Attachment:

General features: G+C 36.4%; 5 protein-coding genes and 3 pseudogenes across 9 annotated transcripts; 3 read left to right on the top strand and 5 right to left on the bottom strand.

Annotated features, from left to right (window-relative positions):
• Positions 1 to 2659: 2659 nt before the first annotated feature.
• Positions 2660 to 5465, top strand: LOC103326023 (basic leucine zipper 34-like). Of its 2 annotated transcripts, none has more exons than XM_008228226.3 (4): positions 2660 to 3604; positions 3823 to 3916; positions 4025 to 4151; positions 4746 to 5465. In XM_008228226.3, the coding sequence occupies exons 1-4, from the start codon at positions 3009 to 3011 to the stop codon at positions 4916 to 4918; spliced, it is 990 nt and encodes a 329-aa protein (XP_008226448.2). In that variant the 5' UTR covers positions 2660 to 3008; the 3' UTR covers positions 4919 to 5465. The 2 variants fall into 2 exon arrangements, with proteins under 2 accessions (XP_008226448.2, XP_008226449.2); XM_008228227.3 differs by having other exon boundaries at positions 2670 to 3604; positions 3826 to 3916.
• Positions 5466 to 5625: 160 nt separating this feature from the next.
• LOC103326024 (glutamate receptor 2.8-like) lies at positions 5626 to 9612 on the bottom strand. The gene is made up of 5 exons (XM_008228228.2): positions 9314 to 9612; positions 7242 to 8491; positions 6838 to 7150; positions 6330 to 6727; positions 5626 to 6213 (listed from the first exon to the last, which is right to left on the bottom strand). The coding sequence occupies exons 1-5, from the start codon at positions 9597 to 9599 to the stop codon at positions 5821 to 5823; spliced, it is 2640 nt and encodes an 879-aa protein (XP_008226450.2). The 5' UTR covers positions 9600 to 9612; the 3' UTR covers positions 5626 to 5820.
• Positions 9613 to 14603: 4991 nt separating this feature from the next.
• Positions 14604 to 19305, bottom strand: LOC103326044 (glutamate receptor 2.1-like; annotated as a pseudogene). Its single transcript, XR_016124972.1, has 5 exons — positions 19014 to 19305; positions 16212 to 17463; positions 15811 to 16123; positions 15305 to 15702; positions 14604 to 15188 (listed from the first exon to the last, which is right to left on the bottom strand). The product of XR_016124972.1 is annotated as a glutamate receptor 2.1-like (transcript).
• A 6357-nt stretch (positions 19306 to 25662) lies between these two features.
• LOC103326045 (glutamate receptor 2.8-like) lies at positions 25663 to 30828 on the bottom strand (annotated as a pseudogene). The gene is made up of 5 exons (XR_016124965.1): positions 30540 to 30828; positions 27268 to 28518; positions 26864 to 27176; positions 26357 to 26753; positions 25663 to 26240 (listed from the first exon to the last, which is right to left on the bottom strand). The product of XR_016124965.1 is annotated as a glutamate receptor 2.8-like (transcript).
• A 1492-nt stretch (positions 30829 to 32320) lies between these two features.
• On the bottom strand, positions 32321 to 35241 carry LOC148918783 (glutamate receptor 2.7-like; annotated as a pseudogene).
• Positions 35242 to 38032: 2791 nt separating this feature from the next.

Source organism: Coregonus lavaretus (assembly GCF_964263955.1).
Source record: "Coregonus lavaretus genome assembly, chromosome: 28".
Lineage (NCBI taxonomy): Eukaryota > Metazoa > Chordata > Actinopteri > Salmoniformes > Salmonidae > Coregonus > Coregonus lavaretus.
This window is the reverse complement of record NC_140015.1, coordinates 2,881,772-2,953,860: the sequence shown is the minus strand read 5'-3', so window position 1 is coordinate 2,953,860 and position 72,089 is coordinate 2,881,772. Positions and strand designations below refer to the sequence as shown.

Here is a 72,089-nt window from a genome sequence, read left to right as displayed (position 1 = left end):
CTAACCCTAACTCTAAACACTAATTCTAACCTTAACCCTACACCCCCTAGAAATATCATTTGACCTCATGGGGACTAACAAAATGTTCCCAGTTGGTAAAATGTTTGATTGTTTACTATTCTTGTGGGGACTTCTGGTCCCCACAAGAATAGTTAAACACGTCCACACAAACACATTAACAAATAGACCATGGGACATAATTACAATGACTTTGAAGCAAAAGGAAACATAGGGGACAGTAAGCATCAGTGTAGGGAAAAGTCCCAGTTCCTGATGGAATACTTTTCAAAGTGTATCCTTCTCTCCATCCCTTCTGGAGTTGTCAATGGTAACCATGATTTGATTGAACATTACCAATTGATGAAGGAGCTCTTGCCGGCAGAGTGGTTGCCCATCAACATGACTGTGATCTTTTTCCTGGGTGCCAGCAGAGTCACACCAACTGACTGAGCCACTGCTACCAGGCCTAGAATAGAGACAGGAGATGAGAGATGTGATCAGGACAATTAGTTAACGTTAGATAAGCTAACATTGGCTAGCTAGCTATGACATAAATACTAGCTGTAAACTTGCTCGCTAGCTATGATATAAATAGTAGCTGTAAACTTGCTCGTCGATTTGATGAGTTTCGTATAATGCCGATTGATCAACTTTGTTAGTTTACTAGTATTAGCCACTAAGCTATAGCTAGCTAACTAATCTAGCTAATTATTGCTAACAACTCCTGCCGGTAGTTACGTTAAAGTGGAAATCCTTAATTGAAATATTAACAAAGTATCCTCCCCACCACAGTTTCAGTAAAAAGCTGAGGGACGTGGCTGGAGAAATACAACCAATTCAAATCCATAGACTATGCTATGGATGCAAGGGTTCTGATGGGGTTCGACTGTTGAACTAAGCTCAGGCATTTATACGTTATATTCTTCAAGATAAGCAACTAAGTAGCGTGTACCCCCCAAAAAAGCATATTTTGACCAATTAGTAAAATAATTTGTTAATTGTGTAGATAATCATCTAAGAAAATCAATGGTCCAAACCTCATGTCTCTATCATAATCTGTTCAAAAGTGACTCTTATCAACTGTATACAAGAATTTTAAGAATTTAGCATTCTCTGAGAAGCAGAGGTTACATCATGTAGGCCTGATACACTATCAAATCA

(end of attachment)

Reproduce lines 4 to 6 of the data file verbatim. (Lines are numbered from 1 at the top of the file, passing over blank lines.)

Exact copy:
• Positions 2660 to 5465, top strand: LOC103326023 (basic leucine zipper 34-like). Of its 2 annotated transcripts, none has more exons than XM_008228226.3 (4): positions 2660 to 3604; positions 3823 to 3916; positions 4025 to 4151; positions 4746 to 5465. In XM_008228226.3, the coding sequence occupies exons 1-4, from the start codon at positions 3009 to 3011 to the stop codon at positions 4916 to 4918; spliced, it is 990 nt and encodes a 329-aa protein (XP_008226448.2). In that variant the 5' UTR covers positions 2660 to 3008; the 3' UTR covers positions 4919 to 5465. The 2 variants fall into 2 exon arrangements, with proteins under 2 accessions (XP_008226448.2, XP_008226449.2); XM_008228227.3 differs by having other exon boundaries at positions 2670 to 3604; positions 3826 to 3916.
• Positions 5466 to 5625: 160 nt separating this feature from the next.
• LOC103326024 (glutamate receptor 2.8-like) lies at positions 5626 to 9612 on the bottom strand. The gene is made up of 5 exons (XM_008228228.2): positions 9314 to 9612; positions 7242 to 8491; positions 6838 to 7150; positions 6330 to 6727; positions 5626 to 6213 (listed from the first exon to the last, which is right to left on the bottom strand). The coding sequence occupies exons 1-5, from the start codon at positions 9597 to 9599 to the stop codon at positions 5821 to 5823; spliced, it is 2640 nt and encodes an 879-aa protein (XP_008226450.2). The 5' UTR covers positions 9600 to 9612; the 3' UTR covers positions 5626 to 5820.